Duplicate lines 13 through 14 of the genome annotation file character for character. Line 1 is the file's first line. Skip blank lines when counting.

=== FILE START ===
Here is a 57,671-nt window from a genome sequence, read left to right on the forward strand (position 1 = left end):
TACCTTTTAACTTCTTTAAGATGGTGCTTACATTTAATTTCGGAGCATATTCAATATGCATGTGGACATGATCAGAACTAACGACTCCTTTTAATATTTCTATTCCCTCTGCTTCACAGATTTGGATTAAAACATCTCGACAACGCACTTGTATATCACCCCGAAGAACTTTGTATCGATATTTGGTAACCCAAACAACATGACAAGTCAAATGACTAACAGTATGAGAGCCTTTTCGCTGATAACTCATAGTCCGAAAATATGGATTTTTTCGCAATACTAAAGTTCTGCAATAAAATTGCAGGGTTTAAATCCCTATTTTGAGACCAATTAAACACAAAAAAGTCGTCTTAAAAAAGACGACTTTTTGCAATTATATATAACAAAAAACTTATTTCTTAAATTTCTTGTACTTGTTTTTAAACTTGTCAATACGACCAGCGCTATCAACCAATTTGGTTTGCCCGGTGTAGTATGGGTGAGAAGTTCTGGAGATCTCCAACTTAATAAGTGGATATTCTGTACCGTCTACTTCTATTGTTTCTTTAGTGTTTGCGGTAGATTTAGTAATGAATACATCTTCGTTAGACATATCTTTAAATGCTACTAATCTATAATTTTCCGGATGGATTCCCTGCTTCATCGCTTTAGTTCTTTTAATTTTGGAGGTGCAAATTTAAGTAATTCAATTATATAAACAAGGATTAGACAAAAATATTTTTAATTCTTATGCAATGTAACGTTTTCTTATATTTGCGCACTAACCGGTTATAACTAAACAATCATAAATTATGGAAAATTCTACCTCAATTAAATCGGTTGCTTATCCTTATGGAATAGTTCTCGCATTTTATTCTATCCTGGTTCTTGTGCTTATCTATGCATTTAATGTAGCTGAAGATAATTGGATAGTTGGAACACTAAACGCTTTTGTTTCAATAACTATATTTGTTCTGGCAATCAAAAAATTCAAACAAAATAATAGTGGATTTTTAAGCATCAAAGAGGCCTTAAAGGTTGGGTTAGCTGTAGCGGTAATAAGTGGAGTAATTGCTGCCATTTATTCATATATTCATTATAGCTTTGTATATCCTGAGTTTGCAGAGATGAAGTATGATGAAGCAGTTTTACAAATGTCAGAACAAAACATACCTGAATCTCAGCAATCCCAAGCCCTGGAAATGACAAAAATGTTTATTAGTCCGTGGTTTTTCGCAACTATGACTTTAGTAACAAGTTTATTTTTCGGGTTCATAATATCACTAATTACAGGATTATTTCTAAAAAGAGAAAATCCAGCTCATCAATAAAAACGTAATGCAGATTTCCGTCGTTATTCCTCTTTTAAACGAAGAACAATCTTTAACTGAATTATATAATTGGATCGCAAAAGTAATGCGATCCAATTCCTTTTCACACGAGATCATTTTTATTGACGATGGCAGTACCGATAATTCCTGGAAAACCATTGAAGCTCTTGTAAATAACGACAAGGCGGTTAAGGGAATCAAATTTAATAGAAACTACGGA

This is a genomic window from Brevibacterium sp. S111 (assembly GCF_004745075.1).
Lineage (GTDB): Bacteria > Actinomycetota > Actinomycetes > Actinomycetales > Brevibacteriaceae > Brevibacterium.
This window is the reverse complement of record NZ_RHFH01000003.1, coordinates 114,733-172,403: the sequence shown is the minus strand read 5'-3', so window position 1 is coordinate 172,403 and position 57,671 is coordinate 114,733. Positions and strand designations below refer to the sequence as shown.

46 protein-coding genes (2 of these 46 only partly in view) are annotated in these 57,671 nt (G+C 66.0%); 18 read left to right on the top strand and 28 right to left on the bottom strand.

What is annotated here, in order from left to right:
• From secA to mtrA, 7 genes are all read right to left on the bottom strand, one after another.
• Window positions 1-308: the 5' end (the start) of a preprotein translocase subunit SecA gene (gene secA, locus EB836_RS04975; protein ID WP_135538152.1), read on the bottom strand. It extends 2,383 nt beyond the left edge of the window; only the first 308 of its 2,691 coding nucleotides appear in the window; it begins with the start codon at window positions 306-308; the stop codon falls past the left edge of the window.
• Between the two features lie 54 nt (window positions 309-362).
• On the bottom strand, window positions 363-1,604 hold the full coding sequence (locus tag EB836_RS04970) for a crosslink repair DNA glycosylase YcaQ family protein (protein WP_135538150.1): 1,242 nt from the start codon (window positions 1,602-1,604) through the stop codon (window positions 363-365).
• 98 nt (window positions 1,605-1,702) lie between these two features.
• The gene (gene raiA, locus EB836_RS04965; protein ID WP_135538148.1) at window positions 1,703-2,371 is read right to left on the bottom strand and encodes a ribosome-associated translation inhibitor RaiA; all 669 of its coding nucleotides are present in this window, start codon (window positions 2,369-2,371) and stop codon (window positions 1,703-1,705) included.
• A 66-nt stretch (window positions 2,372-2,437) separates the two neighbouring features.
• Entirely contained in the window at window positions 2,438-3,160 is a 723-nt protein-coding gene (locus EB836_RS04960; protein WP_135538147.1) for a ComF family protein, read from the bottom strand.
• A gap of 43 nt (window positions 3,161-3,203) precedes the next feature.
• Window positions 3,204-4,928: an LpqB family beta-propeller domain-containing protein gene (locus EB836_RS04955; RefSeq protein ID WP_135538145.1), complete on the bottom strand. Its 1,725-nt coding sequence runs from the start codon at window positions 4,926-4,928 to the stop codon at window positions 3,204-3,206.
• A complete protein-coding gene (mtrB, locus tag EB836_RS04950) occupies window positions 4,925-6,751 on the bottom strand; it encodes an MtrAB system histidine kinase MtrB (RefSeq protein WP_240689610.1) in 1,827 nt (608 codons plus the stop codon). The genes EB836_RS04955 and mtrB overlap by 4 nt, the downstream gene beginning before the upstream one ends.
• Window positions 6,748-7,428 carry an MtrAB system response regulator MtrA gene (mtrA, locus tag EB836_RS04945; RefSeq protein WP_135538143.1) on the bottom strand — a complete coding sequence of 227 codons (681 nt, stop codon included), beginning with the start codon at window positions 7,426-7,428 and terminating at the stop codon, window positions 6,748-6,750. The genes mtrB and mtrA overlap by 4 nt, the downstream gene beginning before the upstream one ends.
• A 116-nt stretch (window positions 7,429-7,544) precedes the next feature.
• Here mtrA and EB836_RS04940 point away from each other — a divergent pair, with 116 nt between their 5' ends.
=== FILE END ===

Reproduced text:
• The gene (gene raiA, locus EB836_RS04965; protein ID WP_135538148.1) at window positions 1,703-2,371 is read right to left on the bottom strand and encodes a ribosome-associated translation inhibitor RaiA; all 669 of its coding nucleotides are present in this window, start codon (window positions 2,369-2,371) and stop codon (window positions 1,703-1,705) included.
• A 66-nt stretch (window positions 2,372-2,437) separates the two neighbouring features.